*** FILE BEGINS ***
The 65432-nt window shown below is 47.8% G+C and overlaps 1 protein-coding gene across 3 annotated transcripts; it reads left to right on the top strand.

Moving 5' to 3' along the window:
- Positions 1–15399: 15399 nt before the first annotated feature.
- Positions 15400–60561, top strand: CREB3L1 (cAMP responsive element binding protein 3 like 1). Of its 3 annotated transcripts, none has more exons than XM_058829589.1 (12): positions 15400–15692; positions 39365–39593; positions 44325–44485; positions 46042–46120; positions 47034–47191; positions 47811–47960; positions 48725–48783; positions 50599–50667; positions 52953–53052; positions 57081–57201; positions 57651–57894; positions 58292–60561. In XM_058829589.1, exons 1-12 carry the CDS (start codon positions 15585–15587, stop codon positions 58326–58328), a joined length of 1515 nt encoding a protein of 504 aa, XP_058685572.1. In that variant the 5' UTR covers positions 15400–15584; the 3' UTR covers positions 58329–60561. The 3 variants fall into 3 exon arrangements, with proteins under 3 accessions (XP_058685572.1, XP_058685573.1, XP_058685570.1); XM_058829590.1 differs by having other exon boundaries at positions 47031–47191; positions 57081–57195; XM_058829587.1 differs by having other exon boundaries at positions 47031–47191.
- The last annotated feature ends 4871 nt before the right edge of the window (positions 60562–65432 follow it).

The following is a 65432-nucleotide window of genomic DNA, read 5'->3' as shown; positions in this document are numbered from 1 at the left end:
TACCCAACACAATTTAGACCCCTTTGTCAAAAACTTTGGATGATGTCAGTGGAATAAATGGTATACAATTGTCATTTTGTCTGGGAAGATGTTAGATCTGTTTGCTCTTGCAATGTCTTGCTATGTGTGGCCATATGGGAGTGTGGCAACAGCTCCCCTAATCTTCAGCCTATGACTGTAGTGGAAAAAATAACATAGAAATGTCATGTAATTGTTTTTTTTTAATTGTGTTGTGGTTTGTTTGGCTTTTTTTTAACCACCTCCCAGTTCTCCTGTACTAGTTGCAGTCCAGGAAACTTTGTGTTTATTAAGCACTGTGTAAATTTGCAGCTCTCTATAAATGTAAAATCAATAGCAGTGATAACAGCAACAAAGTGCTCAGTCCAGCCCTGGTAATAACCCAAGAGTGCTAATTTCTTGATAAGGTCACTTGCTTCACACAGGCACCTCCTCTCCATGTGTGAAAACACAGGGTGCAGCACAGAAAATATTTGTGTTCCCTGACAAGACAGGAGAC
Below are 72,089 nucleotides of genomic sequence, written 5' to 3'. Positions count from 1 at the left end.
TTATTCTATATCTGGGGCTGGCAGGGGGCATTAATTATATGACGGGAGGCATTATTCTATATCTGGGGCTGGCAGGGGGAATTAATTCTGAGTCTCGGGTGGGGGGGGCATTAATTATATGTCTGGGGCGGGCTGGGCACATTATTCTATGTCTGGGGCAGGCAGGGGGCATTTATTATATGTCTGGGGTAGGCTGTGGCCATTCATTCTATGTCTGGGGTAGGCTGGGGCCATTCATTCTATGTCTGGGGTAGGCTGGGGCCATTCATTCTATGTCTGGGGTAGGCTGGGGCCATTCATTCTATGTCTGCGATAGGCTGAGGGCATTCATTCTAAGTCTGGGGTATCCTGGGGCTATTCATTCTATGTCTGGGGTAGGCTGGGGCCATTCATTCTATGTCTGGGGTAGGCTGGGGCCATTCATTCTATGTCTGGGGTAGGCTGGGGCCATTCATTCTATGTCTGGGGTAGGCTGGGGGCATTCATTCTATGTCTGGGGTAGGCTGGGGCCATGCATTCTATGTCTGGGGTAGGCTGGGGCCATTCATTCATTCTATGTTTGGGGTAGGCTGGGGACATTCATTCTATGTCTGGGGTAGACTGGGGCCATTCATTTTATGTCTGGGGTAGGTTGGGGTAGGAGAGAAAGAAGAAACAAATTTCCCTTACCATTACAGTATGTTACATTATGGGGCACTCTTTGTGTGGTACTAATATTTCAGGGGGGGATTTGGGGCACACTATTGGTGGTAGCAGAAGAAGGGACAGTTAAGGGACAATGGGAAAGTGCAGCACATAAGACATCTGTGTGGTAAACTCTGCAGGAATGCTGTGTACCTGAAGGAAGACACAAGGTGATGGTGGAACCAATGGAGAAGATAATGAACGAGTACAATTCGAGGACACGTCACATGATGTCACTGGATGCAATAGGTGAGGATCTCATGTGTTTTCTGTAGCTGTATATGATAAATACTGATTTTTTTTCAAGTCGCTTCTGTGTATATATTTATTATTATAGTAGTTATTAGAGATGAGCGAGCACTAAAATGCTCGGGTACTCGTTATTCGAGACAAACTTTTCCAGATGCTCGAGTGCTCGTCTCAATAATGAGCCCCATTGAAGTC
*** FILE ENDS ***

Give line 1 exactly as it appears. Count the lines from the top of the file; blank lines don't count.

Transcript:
The 65432-nt window shown below is 47.8% G+C and overlaps 1 protein-coding gene across 3 annotated transcripts; it reads left to right on the top strand.